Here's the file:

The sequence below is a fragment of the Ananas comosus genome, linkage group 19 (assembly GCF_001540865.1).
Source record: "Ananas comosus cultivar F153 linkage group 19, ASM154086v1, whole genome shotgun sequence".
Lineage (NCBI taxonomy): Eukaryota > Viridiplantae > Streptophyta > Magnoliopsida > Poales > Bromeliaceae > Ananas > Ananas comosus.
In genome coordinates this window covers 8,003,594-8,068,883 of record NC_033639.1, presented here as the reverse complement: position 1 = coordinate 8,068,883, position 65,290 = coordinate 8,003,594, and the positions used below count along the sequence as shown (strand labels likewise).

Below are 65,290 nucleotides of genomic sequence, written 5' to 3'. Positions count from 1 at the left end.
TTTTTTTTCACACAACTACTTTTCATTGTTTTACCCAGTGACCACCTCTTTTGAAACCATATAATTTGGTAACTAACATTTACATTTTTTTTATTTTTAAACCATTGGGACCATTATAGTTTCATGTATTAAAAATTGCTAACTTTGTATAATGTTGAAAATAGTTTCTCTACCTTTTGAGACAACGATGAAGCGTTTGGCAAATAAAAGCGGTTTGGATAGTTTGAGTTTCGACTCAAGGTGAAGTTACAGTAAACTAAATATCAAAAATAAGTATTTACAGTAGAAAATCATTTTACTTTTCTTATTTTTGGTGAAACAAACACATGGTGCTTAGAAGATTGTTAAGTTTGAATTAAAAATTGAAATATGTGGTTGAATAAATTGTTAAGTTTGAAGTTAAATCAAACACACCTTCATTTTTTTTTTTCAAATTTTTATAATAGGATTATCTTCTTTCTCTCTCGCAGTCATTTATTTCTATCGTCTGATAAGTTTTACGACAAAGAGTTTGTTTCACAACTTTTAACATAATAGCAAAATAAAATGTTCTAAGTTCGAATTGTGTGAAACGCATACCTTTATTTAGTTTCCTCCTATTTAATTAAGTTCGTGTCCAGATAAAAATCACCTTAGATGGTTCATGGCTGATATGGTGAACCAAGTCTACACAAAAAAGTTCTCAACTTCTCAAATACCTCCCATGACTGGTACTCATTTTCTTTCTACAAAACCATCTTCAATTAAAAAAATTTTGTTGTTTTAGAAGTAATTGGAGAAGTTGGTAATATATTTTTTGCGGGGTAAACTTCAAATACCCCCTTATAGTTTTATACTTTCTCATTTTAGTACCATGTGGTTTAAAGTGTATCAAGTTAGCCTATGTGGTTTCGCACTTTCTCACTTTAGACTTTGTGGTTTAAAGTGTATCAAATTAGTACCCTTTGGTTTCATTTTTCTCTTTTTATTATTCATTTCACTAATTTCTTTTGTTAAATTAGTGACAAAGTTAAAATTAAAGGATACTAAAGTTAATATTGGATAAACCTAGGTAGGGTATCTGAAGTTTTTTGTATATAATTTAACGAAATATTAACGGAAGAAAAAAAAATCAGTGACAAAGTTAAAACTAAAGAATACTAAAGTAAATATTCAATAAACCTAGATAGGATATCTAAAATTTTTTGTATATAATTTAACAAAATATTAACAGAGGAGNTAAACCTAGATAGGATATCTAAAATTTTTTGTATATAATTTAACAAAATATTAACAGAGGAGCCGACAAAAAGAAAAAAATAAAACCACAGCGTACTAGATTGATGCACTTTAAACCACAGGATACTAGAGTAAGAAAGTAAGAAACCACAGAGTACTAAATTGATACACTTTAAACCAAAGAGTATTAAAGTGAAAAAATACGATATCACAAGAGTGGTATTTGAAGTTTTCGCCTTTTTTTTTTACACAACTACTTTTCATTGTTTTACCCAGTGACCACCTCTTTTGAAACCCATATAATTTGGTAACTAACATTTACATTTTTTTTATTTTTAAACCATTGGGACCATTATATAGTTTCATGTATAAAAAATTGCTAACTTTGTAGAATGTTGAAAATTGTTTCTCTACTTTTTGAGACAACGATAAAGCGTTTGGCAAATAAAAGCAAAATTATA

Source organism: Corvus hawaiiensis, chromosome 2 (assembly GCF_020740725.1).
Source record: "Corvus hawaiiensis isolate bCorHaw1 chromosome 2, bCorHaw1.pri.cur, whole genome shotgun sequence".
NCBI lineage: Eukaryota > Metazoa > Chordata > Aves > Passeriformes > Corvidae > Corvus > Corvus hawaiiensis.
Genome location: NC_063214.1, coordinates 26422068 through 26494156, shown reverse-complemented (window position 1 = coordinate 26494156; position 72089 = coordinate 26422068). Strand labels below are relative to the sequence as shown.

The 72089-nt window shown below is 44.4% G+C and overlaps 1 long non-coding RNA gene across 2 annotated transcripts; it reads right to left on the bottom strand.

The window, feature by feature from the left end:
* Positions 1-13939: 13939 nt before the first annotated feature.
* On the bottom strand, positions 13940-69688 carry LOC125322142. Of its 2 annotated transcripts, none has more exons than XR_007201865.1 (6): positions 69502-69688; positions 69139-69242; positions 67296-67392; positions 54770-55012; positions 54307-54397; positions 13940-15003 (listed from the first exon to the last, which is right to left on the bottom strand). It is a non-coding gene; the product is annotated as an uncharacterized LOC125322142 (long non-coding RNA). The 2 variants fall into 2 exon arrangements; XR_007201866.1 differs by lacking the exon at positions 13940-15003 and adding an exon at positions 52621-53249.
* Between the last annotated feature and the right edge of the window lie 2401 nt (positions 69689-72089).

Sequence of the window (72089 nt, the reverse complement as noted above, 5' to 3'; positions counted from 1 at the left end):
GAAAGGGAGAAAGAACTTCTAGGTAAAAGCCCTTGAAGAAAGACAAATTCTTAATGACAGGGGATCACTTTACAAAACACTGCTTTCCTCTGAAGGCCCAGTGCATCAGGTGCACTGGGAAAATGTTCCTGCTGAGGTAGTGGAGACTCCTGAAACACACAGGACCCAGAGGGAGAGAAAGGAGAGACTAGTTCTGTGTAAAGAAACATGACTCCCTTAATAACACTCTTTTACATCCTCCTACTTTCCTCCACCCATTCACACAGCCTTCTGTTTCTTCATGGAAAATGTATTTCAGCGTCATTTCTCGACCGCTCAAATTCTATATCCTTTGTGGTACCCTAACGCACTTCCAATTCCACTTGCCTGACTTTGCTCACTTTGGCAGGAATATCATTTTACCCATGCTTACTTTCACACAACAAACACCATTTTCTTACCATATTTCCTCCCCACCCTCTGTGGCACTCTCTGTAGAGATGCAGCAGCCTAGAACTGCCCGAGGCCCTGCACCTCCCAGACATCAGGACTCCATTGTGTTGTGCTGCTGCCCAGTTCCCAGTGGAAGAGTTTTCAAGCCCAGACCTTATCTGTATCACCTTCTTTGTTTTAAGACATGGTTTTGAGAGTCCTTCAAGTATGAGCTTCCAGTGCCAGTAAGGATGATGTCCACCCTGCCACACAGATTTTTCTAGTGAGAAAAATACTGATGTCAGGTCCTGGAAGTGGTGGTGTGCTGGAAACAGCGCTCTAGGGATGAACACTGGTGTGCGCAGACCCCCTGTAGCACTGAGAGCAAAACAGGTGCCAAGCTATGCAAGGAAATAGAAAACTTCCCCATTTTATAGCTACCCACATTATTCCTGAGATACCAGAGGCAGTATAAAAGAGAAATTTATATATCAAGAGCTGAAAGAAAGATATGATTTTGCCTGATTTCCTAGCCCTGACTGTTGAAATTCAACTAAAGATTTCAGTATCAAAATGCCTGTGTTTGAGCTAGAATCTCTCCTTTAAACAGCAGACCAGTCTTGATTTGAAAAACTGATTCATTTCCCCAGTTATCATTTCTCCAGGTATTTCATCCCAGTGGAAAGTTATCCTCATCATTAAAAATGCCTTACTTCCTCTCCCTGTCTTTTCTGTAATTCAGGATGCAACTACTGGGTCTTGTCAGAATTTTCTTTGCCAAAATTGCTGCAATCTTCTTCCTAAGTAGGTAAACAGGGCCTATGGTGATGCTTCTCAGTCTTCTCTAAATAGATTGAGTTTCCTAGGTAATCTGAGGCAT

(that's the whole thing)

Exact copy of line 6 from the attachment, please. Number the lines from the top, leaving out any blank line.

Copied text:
TTTTTTTTCACACAACTACTTTTCATTGTTTTACCCAGTGACCACCTCTTTTGAAACCATATAATTTGGTAACTAACATTTACATTTTTTTTATTTTTAAACCATTGGGACCATTATAGTTTCATGTATTAAAAATTGCTAACTTTGTATAATGTTGAAAATAGTTTCTCTACCTTTTGAGACAACGATGAAGCGTTTGGCAAATAAAAGCGGTTTGGATAGTTTGAGTTTCGACTCAAGGTGAAGTTACAGTAAACTAAATATCAAAAATAAGTATTTACAGTAGAAAATCATTTTACTTTTCTTATTTTTGGTGAAACAAACACATGGTGCTTAGAAGATTGTTAAGTTTGAATTAAAAATTGAAATATGTGGTTGAATAAATTGTTAAGTTTGAAGTTAAATCAAACACACCTTCATTTTTTTTTTTCAAATTTTTATAATAGGATTATCTTCTTTCTCTCTCGCAGTCATTTATTTCTATCGTCTGATAAGTTTTACGACAAAGAGTTTGTTTCACAACTTTTAACATAATAGCAAAATAAAATGTTCTAAGTTCGAATTGTGTGAAACGCATACCTTTATTTAGTTTCCTCCTATTTAATTAAGTTCGTGTCCAGATAAAAATCACCTTAGATGGTTCATGGCTGATATGGTGAACCAAGTCTACACAAAAAAGTTCTCAACTTCTCAAATACCTCCCATGACTGGTACTCATTTTCTTTCTACAAAACCATCTTCAATTAAAAAAATTTTGTTGTTTTAGAAGTAATTGGAGAAGTTGGTAATATATTTTTTGCGGGGTAAACTTCAAATACCCCCTTATAGTTTTATACTTTCTCATTTTAGTACCATGTGGTTTAAAGTGTATCAAGTTAGCCTATGTGGTTTCGCACTTTCTCACTTTAGACTTTGTGGTTTAAAGTGTATCAAATTAGTACCCTTTGGTTTCATTTTTCTCTTTTTATTATTCATTTCACTAATTTCTTTTGTTAAATTAGTGACAAAGTTAAAATTAAAGGATACTAAAGTTAATATTGGATAAACCTAGGTAGGGTATCTGAAGTTTTTTGTATATAATTTAACGAAATATTAACGGAAGAAAAAAAAATCAGTGACAAAGTTAAAACTAAAGAATACTAAAGTAAATATTCAATAAACCTAGATAGGATATCTAAAATTTTTTGTATATAATTTAACAAAATATTAACAGAGGAGNTAAACCTAGATAGGATATCTAAAATTTTTTGTATATAATTTAACAAAATATTAACAGAGGAGCCGACAAAAAGAAAAAAATAAAACCACAGCGTACTAGATTGATGCACTTTAAACCACAGGATACTAGAGTAAGAAAGTAAGAAACCACAGAGTACTAAATTGATACACTTTAAACCAAAGAGTATTAAAGTGAAAAAATACGATATCACAAGAGTGGTATTTGAAGTTTTCGCCTTTTTTTTTTACACAACTACTTTTCATTGTTTTACCCAGTGACCACCTCTTTTGAAACCCATATAATTTGGTAACTAACATTTACATTTTTTTTATTTTTAAACCATTGGGACCATTATATAGTTTCATGTATAAAAAATTGCTAACTTTGTAGAATGTTGAAAATTGTTTCTCTACTTTTTGAGACAACGATAAAGCGTTTGGCAAATAAAAGCAAAATTATA